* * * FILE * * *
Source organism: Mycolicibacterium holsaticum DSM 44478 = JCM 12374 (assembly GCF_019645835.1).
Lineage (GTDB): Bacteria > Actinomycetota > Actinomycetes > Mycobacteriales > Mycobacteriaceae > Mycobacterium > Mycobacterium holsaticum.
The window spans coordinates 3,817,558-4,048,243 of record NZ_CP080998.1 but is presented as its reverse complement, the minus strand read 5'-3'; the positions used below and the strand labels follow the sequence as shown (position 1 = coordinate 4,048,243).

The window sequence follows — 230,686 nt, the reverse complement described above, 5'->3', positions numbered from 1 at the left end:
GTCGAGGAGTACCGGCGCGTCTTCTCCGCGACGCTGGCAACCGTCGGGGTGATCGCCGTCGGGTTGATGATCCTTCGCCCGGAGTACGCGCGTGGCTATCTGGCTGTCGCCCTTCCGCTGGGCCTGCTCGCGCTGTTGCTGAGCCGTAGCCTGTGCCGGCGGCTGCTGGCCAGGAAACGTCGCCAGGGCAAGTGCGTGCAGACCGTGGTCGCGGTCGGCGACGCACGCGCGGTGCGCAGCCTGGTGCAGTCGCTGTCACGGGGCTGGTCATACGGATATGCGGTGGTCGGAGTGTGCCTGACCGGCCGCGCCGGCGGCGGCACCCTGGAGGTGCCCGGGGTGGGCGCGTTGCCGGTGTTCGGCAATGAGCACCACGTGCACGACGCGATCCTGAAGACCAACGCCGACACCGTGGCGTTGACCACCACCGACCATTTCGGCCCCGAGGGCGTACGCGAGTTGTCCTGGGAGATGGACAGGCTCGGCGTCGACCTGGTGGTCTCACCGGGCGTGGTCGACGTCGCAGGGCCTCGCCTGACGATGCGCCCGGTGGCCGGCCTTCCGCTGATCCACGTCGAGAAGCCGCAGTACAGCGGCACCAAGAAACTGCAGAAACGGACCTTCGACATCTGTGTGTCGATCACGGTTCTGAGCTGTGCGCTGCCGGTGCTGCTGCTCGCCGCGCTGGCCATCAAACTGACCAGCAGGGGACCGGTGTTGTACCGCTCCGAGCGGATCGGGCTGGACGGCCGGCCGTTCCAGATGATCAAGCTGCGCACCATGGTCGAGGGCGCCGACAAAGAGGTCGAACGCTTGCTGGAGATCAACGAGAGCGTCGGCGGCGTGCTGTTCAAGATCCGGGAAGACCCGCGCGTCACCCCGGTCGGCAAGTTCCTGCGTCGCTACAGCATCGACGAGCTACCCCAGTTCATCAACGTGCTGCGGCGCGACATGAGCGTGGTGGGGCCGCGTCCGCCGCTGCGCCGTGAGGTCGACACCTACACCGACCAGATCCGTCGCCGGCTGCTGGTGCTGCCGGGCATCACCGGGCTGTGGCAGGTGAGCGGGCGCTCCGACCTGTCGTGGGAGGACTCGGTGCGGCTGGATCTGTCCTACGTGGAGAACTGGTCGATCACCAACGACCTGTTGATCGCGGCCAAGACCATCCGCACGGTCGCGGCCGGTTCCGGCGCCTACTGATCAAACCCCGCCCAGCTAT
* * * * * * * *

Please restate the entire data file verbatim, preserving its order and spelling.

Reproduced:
Source organism: Mycolicibacterium holsaticum DSM 44478 = JCM 12374 (assembly GCF_019645835.1).
Lineage (GTDB): Bacteria > Actinomycetota > Actinomycetes > Mycobacteriales > Mycobacteriaceae > Mycobacterium > Mycobacterium holsaticum.
The window spans coordinates 3,817,558-4,048,243 of record NZ_CP080998.1 but is presented as its reverse complement, the minus strand read 5'-3'; the positions used below and the strand labels follow the sequence as shown (position 1 = coordinate 4,048,243).

The window sequence follows — 230,686 nt, the reverse complement described above, 5'->3', positions numbered from 1 at the left end:
GTCGAGGAGTACCGGCGCGTCTTCTCCGCGACGCTGGCAACCGTCGGGGTGATCGCCGTCGGGTTGATGATCCTTCGCCCGGAGTACGCGCGTGGCTATCTGGCTGTCGCCCTTCCGCTGGGCCTGCTCGCGCTGTTGCTGAGCCGTAGCCTGTGCCGGCGGCTGCTGGCCAGGAAACGTCGCCAGGGCAAGTGCGTGCAGACCGTGGTCGCGGTCGGCGACGCACGCGCGGTGCGCAGCCTGGTGCAGTCGCTGTCACGGGGCTGGTCATACGGATATGCGGTGGTCGGAGTGTGCCTGACCGGCCGCGCCGGCGGCGGCACCCTGGAGGTGCCCGGGGTGGGCGCGTTGCCGGTGTTCGGCAATGAGCACCACGTGCACGACGCGATCCTGAAGACCAACGCCGACACCGTGGCGTTGACCACCACCGACCATTTCGGCCCCGAGGGCGTACGCGAGTTGTCCTGGGAGATGGACAGGCTCGGCGTCGACCTGGTGGTCTCACCGGGCGTGGTCGACGTCGCAGGGCCTCGCCTGACGATGCGCCCGGTGGCCGGCCTTCCGCTGATCCACGTCGAGAAGCCGCAGTACAGCGGCACCAAGAAACTGCAGAAACGGACCTTCGACATCTGTGTGTCGATCACGGTTCTGAGCTGTGCGCTGCCGGTGCTGCTGCTCGCCGCGCTGGCCATCAAACTGACCAGCAGGGGACCGGTGTTGTACCGCTCCGAGCGGATCGGGCTGGACGGCCGGCCGTTCCAGATGATCAAGCTGCGCACCATGGTCGAGGGCGCCGACAAAGAGGTCGAACGCTTGCTGGAGATCAACGAGAGCGTCGGCGGCGTGCTGTTCAAGATCCGGGAAGACCCGCGCGTCACCCCGGTCGGCAAGTTCCTGCGTCGCTACAGCATCGACGAGCTACCCCAGTTCATCAACGTGCTGCGGCGCGACATGAGCGTGGTGGGGCCGCGTCCGCCGCTGCGCCGTGAGGTCGACACCTACACCGACCAGATCCGTCGCCGGCTGCTGGTGCTGCCGGGCATCACCGGGCTGTGGCAGGTGAGCGGGCGCTCCGACCTGTCGTGGGAGGACTCGGTGCGGCTGGATCTGTCCTACGTGGAGAACTGGTCGATCACCAACGACCTGTTGATCGCGGCCAAGACCATCCGCACGGTCGCGGCCGGTTCCGGCGCCTACTGATCAAACCCCGCCCAGCTAT